RE: Discussion 1 – Module 4
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Children need to feel safe and loved. I hope that my students can come into the classroom and know it is a safe space and that I care about them. I want them to have positive memories and build relationships. Of course, I also want them to learn, have fun, gain confidence, and grow as well! Rimm-Kaufmann & Sandilos (2022) explain that “Teachers who foster positive relationships with their students create classroom environments more conducive to learning and meet students’ developmental, emotional and academic needs.” It is not always easy as there are a multitude of varying personalities, but I do strive for this in my classroom. After they leave my class, I want them to have the skills they will need to continue to work hard and be successful in their own way. I hope they believe in themselves and know that I will be cheering them on as they continue through school.
The thing that makes me mad when thinking about my students are those that have families that do not see the significance of a good education. There is a difference between not understanding how to help and just not caring. I have had so many kids over the years that could be growing so much more academically if they just had that extra support and stability at home. It breaks my heart when I hear about the circumstances that some students are living in. However, it also helps me to understand them better. It gives me more patience and reminds me to give them grace when they are having a bad day. When a child does not have that safety or love at home, at least they can get it at school. However, I am also going to push them to try their best. It may look different for each student, but not having expectations for all my students is unacceptable. Expectations can give students stability and structure they may not have at home. It also keeps them engaged and builds confidence as they come to understand what is expected of them each day at school (Hathaway, 2015).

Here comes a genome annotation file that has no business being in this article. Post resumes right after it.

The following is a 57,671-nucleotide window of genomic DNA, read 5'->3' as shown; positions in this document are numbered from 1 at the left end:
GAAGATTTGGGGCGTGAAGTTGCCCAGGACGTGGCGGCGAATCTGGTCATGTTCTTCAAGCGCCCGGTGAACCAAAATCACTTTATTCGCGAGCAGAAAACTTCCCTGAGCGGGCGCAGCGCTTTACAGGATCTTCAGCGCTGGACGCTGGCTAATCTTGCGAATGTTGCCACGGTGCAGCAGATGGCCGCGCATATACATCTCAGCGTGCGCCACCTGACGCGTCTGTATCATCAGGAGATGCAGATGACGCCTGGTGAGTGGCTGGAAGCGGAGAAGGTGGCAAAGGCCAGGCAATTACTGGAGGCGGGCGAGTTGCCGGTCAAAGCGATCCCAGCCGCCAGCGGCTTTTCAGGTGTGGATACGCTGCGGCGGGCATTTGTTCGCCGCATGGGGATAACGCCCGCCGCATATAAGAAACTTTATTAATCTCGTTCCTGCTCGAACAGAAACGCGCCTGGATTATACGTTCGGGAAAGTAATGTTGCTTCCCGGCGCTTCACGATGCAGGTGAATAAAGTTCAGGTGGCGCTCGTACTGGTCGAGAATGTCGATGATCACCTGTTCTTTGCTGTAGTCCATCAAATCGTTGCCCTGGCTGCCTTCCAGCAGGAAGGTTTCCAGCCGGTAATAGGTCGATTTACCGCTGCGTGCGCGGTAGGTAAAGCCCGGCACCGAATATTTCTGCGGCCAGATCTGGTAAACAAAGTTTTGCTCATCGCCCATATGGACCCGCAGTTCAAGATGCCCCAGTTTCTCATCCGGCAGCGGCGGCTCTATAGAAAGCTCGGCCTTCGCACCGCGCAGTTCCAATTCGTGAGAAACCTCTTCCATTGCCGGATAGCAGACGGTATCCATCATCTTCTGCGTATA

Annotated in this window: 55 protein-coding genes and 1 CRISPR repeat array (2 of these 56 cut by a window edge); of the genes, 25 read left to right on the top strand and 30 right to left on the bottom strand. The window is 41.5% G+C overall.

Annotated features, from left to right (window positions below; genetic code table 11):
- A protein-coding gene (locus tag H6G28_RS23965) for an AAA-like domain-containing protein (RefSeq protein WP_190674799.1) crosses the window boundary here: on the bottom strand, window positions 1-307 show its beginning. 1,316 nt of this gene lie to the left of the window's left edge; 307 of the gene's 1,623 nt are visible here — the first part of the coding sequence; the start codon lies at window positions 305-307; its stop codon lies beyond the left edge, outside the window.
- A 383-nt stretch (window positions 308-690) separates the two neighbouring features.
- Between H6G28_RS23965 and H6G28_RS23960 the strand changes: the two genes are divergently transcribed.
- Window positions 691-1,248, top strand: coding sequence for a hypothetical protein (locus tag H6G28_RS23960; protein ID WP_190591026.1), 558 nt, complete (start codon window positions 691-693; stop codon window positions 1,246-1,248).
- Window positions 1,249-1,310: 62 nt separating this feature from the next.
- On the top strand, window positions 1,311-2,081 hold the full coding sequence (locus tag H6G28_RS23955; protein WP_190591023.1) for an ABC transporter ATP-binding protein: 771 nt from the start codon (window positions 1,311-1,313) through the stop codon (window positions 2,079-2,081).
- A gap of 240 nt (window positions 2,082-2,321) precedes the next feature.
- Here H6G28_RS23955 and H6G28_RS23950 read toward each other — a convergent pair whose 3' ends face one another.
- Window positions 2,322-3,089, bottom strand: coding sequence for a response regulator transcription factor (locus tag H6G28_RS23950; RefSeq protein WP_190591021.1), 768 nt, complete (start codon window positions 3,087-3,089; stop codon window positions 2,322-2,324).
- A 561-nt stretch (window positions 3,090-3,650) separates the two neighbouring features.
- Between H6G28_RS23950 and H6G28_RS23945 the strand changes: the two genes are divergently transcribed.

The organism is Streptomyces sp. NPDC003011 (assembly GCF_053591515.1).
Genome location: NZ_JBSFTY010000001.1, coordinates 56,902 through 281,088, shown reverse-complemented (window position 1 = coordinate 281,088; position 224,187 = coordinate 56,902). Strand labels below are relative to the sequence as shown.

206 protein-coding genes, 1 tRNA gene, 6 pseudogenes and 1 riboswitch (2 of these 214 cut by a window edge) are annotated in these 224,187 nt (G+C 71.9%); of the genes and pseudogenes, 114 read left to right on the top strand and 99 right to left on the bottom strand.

I get so excited to teach my students through books and activities that can open many doors into their imagination. Helping them to learn to read so they can immerse themselves into worlds of characters independently is important to me. Planning activities to give them both the educational pieces as well as the fun extension pieces is one of my favorite parts of being a teacher, even after many years in the classroom. Seeing the lightbulb turn on when they “get it” and become voracious readers (or even baby-step readers) makes me so happy! Seeing their excitement in achieving something they worked hard on is a great accomplishment as a teacher. I am hopeful that my students will take what they are learning with me and apply it to other learning, lessons, or even in future grade levels. This can be in either academics, character education, or both. I hope that what they achieve in my early childhood classroom gives them a springboard for doing bigger and better things!
Hathaway, E. (2015, December 2). How to set classroom expectations to improve student behavior. Kickboard Blog. https://www.kickboardforschools.com/classroom-behavior-management/the-value-of-consistent-expectations/#:~:text=With%20consistent%20expectations%2C%20students%20know,to%20keep%20small%20problems%20small .
Rimm-Kaufmann, S. & Sandilos, L. (2022). Improving students’ relationships with teachers to provide essential su